Today, a guaranteed way of making a difference. Talk up a service staff member. It’s such an easy chance to make a difference in someone’s day – but ask any service staff member, and you’ll hear how rarely it happens. Don’t let fear of insincerity put you off. A simple ‘You’re amazing, thank you for that!’ goes a long way when it’s well meant.  

 Choose how you’ll complete today’s act:
‘Thanks for that. That really helped.’ ‘How’s your shift? People treating you well today?’ ‘You’re doing a great job, keep it up!’ Drop a sincere thank you on a bus driver or till assistant (or steal one of the above).  

Go online – Yelp, Trip Advisor, or something similar – and leave a positive review for a local business. 

Get the name of someone who’s doing a great job, then find the email for customer service (most businesses have them online). Let the business know how great they were, or go into the business and tell the manager about them.

“Do nothing out of selfish ambition or vain conceit. Rather, in humility value others above yourselves…”
(Philippians 2:3 NIV)

Your thought for today:

I spent three years working in various retail roles. I was a receptionist at a leisure centre for two years and a sales assistant in two different shops. So I’ve seen what it’s like to be on that side of the counter.

Shoppers might spend anywhere from five minutes to one hour in a shop unaware that the staff may be working anything up to 10 hour shifts. As you can imagine it gets very tiring.

One particular shift sticks in my mind. It was nearly time to go home and out of the blue a customer threw a hanger at me in the fitting room because I wasn’t putting the clothes away fast enough. Now of course it’s fair to say that I wasn’t sure what kind of day she was having and the pressure she was under, but I felt less than valued. Experiences like that stay with you. The way people sometimes treated us as staff made us feel like the clothes we sold were more valuable than us as people.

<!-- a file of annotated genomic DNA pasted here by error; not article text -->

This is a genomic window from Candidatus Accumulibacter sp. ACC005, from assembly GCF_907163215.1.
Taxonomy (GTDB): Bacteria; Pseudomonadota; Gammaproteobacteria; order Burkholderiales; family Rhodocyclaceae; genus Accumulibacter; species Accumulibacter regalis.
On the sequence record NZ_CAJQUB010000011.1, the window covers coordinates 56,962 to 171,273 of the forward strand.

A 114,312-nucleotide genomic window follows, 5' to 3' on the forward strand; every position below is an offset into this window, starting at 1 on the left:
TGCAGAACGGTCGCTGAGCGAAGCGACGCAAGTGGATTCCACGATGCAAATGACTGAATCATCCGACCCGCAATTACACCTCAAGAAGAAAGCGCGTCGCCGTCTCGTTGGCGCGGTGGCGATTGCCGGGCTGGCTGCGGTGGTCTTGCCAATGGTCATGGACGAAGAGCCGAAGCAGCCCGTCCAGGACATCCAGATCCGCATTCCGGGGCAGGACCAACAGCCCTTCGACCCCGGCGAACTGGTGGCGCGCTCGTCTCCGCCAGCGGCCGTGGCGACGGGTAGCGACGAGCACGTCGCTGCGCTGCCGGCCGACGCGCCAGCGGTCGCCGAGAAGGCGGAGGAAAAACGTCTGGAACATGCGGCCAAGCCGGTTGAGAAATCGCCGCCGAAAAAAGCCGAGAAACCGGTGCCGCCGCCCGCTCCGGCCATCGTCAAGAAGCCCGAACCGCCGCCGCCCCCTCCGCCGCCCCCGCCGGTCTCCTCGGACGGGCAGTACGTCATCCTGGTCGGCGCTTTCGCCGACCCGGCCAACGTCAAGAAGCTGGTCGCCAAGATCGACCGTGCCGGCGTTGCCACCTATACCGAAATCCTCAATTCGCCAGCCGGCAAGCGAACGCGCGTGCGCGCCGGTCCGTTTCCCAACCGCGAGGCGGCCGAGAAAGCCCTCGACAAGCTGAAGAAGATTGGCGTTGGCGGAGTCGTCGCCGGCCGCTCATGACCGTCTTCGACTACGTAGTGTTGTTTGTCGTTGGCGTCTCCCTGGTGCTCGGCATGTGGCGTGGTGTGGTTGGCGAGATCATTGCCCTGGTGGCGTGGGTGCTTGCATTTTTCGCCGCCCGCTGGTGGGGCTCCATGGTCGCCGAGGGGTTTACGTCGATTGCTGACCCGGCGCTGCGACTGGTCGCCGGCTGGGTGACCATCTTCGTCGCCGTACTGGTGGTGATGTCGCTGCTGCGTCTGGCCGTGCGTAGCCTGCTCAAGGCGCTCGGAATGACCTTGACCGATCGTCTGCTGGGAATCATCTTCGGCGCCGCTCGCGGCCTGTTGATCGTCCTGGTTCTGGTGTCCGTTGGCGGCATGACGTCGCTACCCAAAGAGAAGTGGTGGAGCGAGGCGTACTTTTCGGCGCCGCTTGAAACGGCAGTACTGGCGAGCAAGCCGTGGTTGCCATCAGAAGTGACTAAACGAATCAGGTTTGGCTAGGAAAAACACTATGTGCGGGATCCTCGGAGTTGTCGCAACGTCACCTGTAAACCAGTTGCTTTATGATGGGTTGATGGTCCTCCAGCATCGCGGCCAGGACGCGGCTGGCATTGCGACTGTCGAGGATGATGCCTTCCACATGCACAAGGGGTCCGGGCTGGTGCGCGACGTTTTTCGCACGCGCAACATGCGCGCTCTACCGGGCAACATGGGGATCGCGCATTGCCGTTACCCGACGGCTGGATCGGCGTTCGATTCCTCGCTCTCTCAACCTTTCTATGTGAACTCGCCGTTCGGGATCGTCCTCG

Those kind of negative experiences are pretty common but every once in a while customers would start a real conversation with me at the till, or pay me a compliment. Those moments would immediately brighten my day, make me a happier sales assistant and make me feel appreciated.

I worked as a receptionist whilst I was doing my A levels. I needed the money but I also needed to study, so, sometimes, I’d be doing a past paper behind the desk. Every Wednesday before the tide of swim school parents came in, one mum would make sure to come over to the reception desk and ask me how my studies were going. I always appreciated that she saw past the service I provided and remembered that I was a person with feelings, goals and dreams.

Jesus always saw the person beneath and went out of His way to make sure they felt valued, even when others regarded them as having no status. But then as pointed out in Philippians, He understood only too well what it was to be a servant.

 Written by Kezia Owusu-Yianoma
Kezia is the Social Media and Campaign Assistant at Stewardship. She’s 5’5½”, wears a size-6 shoe and loves to dance. If she’s not dancing, she’s napping. When she’s not napping, she’s either with friends or with family. If she’s not with them, she’s probably at church serving the youth or leading worship. And if she’s not doing any of that then she’s definitely at home watching My Wife and Kids.

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